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Microsoft Update Security

Published: 2012-06-11
Last Updated: 2012-06-11 17:06:38 UTC
by Johannes Ullrich (Version: 1)
1 comment(s)

One of the important features of last weeks Microsoft certificate patch was that the bad certificate was apparently used to subvert the Windows update process. The complex Windows update architecture represents a huge target to any attacker, and it has held up quite well so far. I do not expect any issues related to the lost certificate this week. However, this would be the last chance for the attacker to use these certificates, and it is a good opportunity to talk about patch security on the day before "black tuesday".

 I do recommend that you apply the certificate patch released a week ago today if you haven't done so already. This way, no patch signed by the bad certificate should be accepted tomorrow. Patch tuesday is one of the best dates to launch such an attack as you do expect patches anyway. Don't forget the WSUS patch: http://support.microsoft.com/kb/2720211

A couple of rules to harden your patch process:

  • Avoid patches while "on the road". Apply them in your home / work network whenever possible. This doesn't eliminate the chance of a "Man in the Middle" (MitM) attack, but it reduces the likelihood. If you are on the road for extended periods of time, use a VPN connection. In particular hotel networks and public hotspots frequently use badly configured HTTP proxies that can be compromised and many users expect bad SSL certificates (because of ongoing MitM attacks... ironic, but well, sadly true) in these environments.
  • Always validate patches. For Microsoft, this means using Microsoft update which will validate the digital signature applied to patches. The bad certificate broke this process. But it is still a very difficult hurdle to overcome for an attacker.
  • Do not accept patches from unknown sources. This includes CDs/DVDs you receive unsolicited, and of course the famous USB stick you found in the parking lot. For Windows, only use Windows Update.
  • Patch Tuesday is also an opportunity to verify that other software you own is patched. Secunia PSI does a good job with that for home users, Mac users have "MacUpdate" (for a small annual fee). Qualys provides browsercheck.qualys.com which works great in particular for home users / less experienced users.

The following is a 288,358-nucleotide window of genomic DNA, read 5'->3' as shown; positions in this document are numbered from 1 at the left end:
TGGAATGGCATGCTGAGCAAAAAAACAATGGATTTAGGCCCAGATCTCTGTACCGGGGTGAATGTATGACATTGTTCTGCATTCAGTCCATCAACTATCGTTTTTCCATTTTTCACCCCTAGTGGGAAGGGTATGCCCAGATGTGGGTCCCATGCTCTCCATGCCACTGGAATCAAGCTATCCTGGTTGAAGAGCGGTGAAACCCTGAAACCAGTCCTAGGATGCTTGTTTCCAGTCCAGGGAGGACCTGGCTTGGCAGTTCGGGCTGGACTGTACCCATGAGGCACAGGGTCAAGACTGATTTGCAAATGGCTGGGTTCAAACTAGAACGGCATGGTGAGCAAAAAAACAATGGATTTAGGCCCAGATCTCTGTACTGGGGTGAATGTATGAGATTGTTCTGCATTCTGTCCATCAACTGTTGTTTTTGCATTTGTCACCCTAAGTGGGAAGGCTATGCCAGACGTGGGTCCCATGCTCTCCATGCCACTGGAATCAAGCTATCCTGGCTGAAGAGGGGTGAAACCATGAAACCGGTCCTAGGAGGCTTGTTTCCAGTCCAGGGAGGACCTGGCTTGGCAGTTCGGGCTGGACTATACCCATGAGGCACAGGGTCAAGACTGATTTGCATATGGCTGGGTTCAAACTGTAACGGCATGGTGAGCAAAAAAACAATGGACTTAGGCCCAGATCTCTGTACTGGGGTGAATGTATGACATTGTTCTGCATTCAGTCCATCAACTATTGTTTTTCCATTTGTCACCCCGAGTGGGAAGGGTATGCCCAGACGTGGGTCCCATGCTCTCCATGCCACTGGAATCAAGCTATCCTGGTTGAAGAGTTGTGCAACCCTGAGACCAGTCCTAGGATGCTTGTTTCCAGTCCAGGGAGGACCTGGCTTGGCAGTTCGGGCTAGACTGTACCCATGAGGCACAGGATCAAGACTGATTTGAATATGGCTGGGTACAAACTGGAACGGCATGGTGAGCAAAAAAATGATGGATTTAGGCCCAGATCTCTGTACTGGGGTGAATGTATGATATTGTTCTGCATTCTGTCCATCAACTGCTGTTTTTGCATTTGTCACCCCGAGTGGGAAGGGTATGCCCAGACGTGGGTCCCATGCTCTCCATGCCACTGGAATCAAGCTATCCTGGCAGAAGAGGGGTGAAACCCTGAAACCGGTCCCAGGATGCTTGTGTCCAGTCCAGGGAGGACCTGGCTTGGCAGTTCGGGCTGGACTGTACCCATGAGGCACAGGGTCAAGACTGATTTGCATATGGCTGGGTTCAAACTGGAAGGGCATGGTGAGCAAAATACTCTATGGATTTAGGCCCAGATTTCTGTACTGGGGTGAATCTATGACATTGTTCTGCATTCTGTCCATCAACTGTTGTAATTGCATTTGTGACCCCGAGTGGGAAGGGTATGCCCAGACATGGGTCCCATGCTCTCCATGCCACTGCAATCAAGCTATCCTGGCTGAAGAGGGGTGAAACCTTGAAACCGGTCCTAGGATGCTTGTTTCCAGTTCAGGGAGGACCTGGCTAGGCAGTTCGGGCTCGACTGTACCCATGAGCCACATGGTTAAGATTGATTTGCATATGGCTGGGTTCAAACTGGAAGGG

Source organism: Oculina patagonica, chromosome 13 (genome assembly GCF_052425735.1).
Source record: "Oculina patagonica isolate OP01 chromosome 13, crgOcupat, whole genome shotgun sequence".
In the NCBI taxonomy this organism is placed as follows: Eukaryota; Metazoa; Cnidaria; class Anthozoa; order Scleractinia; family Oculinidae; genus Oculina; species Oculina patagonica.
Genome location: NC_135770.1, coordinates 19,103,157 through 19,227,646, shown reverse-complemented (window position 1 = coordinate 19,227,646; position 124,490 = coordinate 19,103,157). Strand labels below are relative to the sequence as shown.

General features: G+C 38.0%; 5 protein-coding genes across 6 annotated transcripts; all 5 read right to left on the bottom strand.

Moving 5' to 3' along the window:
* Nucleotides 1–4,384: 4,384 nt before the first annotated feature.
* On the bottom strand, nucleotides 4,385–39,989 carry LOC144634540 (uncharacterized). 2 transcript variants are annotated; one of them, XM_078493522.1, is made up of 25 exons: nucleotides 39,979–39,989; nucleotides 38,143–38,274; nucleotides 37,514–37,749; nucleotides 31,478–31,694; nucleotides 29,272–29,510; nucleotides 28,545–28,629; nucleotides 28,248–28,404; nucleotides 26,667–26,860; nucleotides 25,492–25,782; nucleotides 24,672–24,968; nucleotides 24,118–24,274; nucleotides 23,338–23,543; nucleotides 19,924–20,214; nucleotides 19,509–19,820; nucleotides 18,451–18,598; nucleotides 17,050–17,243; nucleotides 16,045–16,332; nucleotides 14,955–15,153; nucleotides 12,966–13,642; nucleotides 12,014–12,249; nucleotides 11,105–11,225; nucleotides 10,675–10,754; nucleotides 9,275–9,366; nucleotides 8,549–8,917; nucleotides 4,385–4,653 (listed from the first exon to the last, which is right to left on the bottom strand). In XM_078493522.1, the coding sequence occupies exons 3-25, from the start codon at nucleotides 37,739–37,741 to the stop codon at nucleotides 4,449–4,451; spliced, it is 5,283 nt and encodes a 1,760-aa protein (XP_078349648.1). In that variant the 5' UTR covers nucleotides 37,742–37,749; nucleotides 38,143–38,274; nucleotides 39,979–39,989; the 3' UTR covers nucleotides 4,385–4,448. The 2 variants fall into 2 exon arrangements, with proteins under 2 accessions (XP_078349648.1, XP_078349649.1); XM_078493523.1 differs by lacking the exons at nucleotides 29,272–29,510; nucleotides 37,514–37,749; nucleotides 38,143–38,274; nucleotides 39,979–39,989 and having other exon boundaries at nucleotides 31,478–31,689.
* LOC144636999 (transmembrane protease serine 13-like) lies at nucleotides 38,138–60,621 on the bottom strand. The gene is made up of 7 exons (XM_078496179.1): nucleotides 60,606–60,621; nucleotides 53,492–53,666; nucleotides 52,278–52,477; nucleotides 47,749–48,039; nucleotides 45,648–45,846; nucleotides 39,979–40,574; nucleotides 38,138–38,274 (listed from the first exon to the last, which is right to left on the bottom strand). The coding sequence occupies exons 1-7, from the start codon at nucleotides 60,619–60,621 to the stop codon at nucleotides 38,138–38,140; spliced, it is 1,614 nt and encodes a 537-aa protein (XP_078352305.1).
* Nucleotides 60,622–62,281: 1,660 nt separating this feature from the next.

• If you run your own WSUS server, make sure it is hardened and uses appropriate SSL certificates

Any other measures you apply to ensure the integrity of your patch process? Post a comment! In general, I usually advice people not to emphasize speed too much when it comes to patching. Instead, make sure you have a well tuned reliable and repeatable process. The biggest problem in my opinion (aside from organizations that don't patch at all) are patches that didn't get applied because it was never verified if the patch was actually applied, or patches that break systems because they didn't get tested sufficiently.

A patch is not applied until you verified that it got applied. Follow vendor guidance to check if the patch was applied, and if appropriate, check using a vulnerability scan.

 Also see: http://support.microsoft.com/kb/2720211

 

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Johannes B. Ullrich, Ph.D.
SANS Technology Institute
Twitter

1 comment(s)

Exploit Available for Trivial MySQL Password Bypass

Published: 2012-06-11
Last Updated: 2012-06-11 13:22:10 UTC
by Johannes Ullrich (Version: 1)
5 comment(s)

Thanks to Jack for pointing this one out to us. I somehow missed this vulnerability this weekend.

MySQL fixed last week an authentication bypass vulnerability that is trivially exploitable [1]. The effect is that a user has a 1/256 chance of being granted access to MySQL even if the password is wrong. So in short: Brute forcing passwords will always work pretty quickly even if you got the wrong password.

The vulnerability does however depend on how your instance of MySQL was compiled. Chances are that you are not vulnerable, but just in case, there is a patch available, and it shouldn't be too hard to test. Write a script that attempts the same password many  times, and see if you get logged after a while. 

As an additional hardening measure, you may want to consider limiting access by IP address. 

[1] http://seclists.org/oss-sec/2012/q2/493

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Johannes B. Ullrich, Ph.D.
SANS Technology Institute
Twitter

Keywords: mysql
5 comment(s)
ISC StormCast for Monday, June 11th 2012 http://isc.sans.edu/podcastdetail.html?id=2590
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